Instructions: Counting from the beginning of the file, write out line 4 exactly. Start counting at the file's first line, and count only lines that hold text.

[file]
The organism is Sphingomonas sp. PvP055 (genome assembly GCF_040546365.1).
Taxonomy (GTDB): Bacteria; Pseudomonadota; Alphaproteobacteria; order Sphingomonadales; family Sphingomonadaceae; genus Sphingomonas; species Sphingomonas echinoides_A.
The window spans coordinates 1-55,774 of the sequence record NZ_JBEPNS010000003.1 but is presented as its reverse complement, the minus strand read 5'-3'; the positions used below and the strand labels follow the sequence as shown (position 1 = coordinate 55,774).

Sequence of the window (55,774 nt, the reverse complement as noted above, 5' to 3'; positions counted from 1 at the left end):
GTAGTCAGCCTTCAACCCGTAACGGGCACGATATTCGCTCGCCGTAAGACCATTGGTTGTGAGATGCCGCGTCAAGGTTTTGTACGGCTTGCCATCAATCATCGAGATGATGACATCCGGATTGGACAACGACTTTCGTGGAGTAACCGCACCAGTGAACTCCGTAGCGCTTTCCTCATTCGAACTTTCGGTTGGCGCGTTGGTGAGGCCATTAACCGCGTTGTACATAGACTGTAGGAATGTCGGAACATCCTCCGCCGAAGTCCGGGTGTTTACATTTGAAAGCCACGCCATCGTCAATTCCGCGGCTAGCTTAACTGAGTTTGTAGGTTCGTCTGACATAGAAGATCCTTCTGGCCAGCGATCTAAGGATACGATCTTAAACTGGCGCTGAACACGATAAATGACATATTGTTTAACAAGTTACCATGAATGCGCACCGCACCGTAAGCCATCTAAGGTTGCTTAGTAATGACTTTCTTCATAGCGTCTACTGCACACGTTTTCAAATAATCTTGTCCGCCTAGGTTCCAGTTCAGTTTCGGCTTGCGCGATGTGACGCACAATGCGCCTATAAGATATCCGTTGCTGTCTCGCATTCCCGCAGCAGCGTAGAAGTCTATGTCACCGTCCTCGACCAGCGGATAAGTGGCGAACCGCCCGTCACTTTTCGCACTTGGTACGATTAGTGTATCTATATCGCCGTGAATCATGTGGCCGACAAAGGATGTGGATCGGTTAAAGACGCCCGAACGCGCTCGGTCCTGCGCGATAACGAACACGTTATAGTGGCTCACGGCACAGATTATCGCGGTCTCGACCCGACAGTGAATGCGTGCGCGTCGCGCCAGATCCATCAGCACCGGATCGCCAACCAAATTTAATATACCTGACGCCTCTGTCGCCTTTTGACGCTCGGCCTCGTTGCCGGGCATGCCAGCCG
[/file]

Sequence of the window (55,774 nt, the reverse complement as noted above, 5' to 3'; positions counted from 1 at the left end):